1. Several years too late…But I have another idea: Why don’t you provide free hosting and I can sell my plugins through your site as a service. You can build a reputation which you can leverage to do get a job or get future work. Free hosting is good for everyone.

    2. 95% Of freemium plugins i end up deleting. Freemium isn’t a bad business model but don’t release a broken plugin that forces you to buy the “pro” model. Certain Freemium plugins have also broken many of my sites with 404 errors, etc. Freemium is a good business model, but the plugin has to sell itself and be good enough so that the site admins eventually buckle up and buy the pro model.

  4. We wouldn’t be where we are if not free plugins. Without those people who spent countless number of hours making those free plugins or free themes WordPress wouldn’t grow that big, and we wouldn’t have the current economy around it. Of course times are different now, but there’s still a need and place for free stuff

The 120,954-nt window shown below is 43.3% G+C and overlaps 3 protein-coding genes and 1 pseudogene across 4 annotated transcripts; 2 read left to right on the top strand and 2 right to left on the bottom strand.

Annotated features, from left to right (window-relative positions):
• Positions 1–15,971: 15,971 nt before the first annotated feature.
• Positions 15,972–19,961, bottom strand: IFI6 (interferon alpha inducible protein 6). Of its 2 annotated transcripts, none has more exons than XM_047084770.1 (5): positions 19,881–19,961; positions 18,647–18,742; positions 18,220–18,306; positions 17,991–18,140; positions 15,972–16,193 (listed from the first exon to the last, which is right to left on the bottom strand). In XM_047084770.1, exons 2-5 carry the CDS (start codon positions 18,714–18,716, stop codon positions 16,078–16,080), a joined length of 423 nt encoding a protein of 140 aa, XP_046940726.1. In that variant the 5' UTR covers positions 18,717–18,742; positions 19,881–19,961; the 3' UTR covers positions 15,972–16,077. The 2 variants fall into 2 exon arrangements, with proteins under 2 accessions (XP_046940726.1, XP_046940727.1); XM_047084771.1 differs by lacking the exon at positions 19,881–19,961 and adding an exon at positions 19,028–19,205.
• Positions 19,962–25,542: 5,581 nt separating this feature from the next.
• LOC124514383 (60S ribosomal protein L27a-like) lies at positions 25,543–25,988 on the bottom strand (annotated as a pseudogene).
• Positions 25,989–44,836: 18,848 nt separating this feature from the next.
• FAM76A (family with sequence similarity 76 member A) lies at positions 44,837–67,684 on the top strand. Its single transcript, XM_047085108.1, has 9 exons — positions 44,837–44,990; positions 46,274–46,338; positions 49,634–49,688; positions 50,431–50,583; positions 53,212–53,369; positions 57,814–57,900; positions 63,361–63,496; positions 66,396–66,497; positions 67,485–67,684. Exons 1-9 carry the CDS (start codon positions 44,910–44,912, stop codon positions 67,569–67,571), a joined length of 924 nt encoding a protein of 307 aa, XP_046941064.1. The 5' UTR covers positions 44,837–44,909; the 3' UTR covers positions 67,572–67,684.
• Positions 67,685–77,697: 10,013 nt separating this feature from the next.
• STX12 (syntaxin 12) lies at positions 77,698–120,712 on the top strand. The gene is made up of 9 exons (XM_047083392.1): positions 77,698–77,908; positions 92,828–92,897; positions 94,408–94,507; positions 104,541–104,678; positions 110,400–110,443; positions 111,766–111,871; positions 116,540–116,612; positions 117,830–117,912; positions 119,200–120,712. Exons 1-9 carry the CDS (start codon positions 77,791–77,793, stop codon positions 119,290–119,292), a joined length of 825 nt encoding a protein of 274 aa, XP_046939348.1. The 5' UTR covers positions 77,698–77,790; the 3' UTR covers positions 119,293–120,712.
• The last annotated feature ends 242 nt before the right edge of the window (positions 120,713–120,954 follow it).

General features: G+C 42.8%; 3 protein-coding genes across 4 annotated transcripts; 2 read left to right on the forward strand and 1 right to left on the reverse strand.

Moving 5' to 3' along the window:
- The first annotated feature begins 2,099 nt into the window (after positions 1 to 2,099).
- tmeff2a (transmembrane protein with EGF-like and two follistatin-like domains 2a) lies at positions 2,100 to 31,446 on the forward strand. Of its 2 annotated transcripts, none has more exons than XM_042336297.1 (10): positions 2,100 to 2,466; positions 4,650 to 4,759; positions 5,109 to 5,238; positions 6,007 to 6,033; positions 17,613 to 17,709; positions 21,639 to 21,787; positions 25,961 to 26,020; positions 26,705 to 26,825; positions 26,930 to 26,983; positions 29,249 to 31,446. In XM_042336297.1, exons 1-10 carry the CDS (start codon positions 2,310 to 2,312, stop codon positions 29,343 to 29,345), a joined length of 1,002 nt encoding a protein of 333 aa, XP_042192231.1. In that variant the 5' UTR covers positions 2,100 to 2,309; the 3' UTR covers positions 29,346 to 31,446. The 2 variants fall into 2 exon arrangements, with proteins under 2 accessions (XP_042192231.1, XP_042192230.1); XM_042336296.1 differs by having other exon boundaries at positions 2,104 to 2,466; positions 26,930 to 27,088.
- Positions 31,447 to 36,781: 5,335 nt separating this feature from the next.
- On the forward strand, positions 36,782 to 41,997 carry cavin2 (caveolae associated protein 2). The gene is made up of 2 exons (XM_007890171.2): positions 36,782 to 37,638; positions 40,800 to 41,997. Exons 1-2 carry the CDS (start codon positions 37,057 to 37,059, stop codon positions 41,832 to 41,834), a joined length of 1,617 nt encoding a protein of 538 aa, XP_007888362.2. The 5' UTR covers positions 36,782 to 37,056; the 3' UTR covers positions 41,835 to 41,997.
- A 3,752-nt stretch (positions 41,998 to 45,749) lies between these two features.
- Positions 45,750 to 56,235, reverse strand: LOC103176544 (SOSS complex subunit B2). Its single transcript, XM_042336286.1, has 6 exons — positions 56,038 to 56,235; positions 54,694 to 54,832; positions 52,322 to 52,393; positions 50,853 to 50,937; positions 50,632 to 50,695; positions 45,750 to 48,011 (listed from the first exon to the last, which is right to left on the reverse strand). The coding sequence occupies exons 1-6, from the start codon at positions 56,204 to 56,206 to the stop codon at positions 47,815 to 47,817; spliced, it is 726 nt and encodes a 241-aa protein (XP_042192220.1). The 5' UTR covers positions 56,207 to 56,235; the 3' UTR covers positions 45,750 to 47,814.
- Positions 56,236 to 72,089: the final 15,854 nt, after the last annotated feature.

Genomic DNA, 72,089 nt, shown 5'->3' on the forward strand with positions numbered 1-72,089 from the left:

5. Hello, what a provocative title… Well, I paid for themes and plugins and they are no more supported. So, in my opinion, paying for plugins does not give at all any assurance about the longevity of the product. And, as it is said before : without free plugins and themes, WordPress would never have meet the success.

    1. Hi Li-An,

      I can imagine your frustration with that. I think it’s important to remember who is behind the products you are buying. I suggest when considering premium products in the future that you get in touch with the developer(s) behind the products and ask them about their product goals and whether or not they plan to continue supporting the product in the long-term.

      Another great way to tell if the product offers long-term value is by reviews and testimonials. If you see WordPress.org reviews left years earlier that rave about the product, as well as more recent reviews – then you’re probably in safe hands. If there are few, if any, then you might think a bit more deeply before investing in a product that doesn’t seem to have a good reputation.

      Keep in mind that developers deserve to have sustainable businesses based on the hard work they put into creating their products, so you’re not only buying a useful tool or feature when forking over your cash on premium plugins or themes, but you’re also making sure that business will last far into the future and provide great support in the long-term.

      I hope this helps create better experiences for you in the future. Feel free to reach out with any other questions/concerns about buying premium WordPress plugins or themes!